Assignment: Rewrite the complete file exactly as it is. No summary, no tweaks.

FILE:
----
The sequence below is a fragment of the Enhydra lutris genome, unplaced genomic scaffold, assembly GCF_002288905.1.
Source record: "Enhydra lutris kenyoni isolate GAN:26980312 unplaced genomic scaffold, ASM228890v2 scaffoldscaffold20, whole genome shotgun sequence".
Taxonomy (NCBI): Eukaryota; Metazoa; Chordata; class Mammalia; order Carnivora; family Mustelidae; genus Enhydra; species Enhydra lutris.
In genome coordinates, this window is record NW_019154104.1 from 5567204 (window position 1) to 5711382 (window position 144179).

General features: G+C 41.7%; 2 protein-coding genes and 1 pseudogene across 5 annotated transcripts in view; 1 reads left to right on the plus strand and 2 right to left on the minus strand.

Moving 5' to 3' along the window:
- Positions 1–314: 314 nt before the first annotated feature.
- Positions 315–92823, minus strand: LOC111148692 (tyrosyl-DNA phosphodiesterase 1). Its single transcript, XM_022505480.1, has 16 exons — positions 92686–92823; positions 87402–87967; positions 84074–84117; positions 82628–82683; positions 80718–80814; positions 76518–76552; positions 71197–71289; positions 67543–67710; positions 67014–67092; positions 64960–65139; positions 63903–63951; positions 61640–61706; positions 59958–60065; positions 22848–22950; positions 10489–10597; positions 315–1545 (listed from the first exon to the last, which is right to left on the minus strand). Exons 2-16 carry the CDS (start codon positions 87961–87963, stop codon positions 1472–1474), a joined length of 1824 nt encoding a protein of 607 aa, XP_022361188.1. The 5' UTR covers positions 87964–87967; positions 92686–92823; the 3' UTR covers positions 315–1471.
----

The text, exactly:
The sequence below is a fragment of the Enhydra lutris genome, unplaced genomic scaffold, assembly GCF_002288905.1.
Source record: "Enhydra lutris kenyoni isolate GAN:26980312 unplaced genomic scaffold, ASM228890v2 scaffoldscaffold20, whole genome shotgun sequence".
Taxonomy (NCBI): Eukaryota; Metazoa; Chordata; class Mammalia; order Carnivora; family Mustelidae; genus Enhydra; species Enhydra lutris.
In genome coordinates, this window is record NW_019154104.1 from 5567204 (window position 1) to 5711382 (window position 144179).

General features: G+C 41.7%; 2 protein-coding genes and 1 pseudogene across 5 annotated transcripts in view; 1 reads left to right on the plus strand and 2 right to left on the minus strand.

Moving 5' to 3' along the window:
- Positions 1–314: 314 nt before the first annotated feature.
- Positions 315–92823, minus strand: LOC111148692 (tyrosyl-DNA phosphodiesterase 1). Its single transcript, XM_022505480.1, has 16 exons — positions 92686–92823; positions 87402–87967; positions 84074–84117; positions 82628–82683; positions 80718–80814; positions 76518–76552; positions 71197–71289; positions 67543–67710; positions 67014–67092; positions 64960–65139; positions 63903–63951; positions 61640–61706; positions 59958–60065; positions 22848–22950; positions 10489–10597; positions 315–1545 (listed from the first exon to the last, which is right to left on the minus strand). Exons 2-16 carry the CDS (start codon positions 87961–87963, stop codon positions 1472–1474), a joined length of 1824 nt encoding a protein of 607 aa, XP_022361188.1. The 5' UTR covers positions 87964–87967; positions 92686–92823; the 3' UTR covers positions 315–1471.